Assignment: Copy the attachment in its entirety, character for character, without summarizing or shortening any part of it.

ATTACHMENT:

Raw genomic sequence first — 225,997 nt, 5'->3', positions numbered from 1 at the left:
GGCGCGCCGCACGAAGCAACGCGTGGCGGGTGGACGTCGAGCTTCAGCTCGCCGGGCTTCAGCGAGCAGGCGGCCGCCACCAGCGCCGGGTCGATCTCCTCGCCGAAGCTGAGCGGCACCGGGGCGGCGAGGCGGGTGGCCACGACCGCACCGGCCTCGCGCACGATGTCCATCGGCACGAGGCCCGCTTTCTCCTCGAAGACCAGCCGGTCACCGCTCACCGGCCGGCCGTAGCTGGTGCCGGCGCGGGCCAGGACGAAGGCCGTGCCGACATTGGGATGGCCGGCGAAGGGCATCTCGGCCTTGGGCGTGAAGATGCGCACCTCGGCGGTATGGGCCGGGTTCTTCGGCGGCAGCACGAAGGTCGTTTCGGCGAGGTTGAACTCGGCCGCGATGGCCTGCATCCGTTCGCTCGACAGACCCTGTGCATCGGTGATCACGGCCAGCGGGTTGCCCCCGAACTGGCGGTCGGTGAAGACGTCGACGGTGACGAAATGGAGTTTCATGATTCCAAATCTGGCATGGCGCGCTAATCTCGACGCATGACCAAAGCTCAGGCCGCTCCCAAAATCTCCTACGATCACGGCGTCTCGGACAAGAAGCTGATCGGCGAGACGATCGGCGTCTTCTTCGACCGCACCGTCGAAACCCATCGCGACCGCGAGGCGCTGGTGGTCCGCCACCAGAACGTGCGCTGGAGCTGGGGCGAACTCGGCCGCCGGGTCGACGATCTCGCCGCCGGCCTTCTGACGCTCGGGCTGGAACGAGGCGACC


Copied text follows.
Raw genomic sequence first — 225,997 nt, 5'->3', positions numbered from 1 at the left:
GGCGCGCCGCACGAAGCAACGCGTGGCGGGTGGACGTCGAGCTTCAGCTCGCCGGGCTTCAGCGAGCAGGCGGCCGCCACCAGCGCCGGGTCGATCTCCTCGCCGAAGCTGAGCGGCACCGGGGCGGCGAGGCGGGTGGCCACGACCGCACCGGCCTCGCGCACGATGTCCATCGGCACGAGGCCCGCTTTCTCCTCGAAGACCAGCCGGTCACCGCTCACCGGCCGGCCGTAGCTGGTGCCGGCGCGGGCCAGGACGAAGGCCGTGCCGACATTGGGATGGCCGGCGAAGGGCATCTCGGCCTTGGGCGTGAAGATGCGCACCTCGGCGGTATGGGCCGGGTTCTTCGGCGGCAGCACGAAGGTCGTTTCGGCGAGGTTGAACTCGGCCGCGATGGCCTGCATCCGTTCGCTCGACAGACCCTGTGCATCGGTGATCACGGCCAGCGGGTTGCCCCCGAACTGGCGGTCGGTGAAGACGTCGACGGTGACGAAATGGAGTTTCATGATTCCAAATCTGGCATGGCGCGCTAATCTCGACGCATGACCAAAGCTCAGGCCGCTCCCAAAATCTCCTACGATCACGGCGTCTCGGACAAGAAGCTGATCGGCGAGACGATCGGCGTCTTCTTCGACCGCACCGTCGAAACCCATCGCGACCGCGAGGCGCTGGTGGTCCGCCACCAGAACGTGCGCTGGAGCTGGGGCGAACTCGGCCGCCGGGTCGACGATCTCGCCGCCGGCCTTCTGACGCTCGGGCTGGAACGAGGCGACC